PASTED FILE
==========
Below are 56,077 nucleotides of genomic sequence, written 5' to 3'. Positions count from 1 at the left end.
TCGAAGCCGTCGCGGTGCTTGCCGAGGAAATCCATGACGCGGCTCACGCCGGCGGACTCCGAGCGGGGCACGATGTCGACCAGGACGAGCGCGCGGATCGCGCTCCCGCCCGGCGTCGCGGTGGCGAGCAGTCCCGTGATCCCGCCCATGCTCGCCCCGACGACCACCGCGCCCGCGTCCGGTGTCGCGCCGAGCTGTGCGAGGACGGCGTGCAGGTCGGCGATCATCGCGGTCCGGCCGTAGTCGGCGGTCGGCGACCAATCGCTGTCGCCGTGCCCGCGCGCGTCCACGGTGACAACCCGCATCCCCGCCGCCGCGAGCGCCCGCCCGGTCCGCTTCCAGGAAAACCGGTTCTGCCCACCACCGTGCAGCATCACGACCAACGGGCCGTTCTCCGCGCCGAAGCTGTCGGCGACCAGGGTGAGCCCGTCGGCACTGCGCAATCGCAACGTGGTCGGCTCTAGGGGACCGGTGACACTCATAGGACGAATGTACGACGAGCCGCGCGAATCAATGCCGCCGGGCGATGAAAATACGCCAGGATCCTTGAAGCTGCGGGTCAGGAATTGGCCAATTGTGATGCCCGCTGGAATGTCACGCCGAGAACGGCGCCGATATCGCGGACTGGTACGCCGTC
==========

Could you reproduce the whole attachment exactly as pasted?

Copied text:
Below are 56,077 nucleotides of genomic sequence, written 5' to 3'. Positions count from 1 at the left end.
TCGAAGCCGTCGCGGTGCTTGCCGAGGAAATCCATGACGCGGCTCACGCCGGCGGACTCCGAGCGGGGCACGATGTCGACCAGGACGAGCGCGCGGATCGCGCTCCCGCCCGGCGTCGCGGTGGCGAGCAGTCCCGTGATCCCGCCCATGCTCGCCCCGACGACCACCGCGCCCGCGTCCGGTGTCGCGCCGAGCTGTGCGAGGACGGCGTGCAGGTCGGCGATCATCGCGGTCCGGCCGTAGTCGGCGGTCGGCGACCAATCGCTGTCGCCGTGCCCGCGCGCGTCCACGGTGACAACCCGCATCCCCGCCGCCGCGAGCGCCCGCCCGGTCCGCTTCCAGGAAAACCGGTTCTGCCCACCACCGTGCAGCATCACGACCAACGGGCCGTTCTCCGCGCCGAAGCTGTCGGCGACCAGGGTGAGCCCGTCGGCACTGCGCAATCGCAACGTGGTCGGCTCTAGGGGACCGGTGACACTCATAGGACGAATGTACGACGAGCCGCGCGAATCAATGCCGCCGGGCGATGAAAATACGCCAGGATCCTTGAAGCTGCGGGTCAGGAATTGGCCAATTGTGATGCCCGCTGGAATGTCACGCCGAGAACGGCGCCGATATCGCGGACTGGTACGCCGTC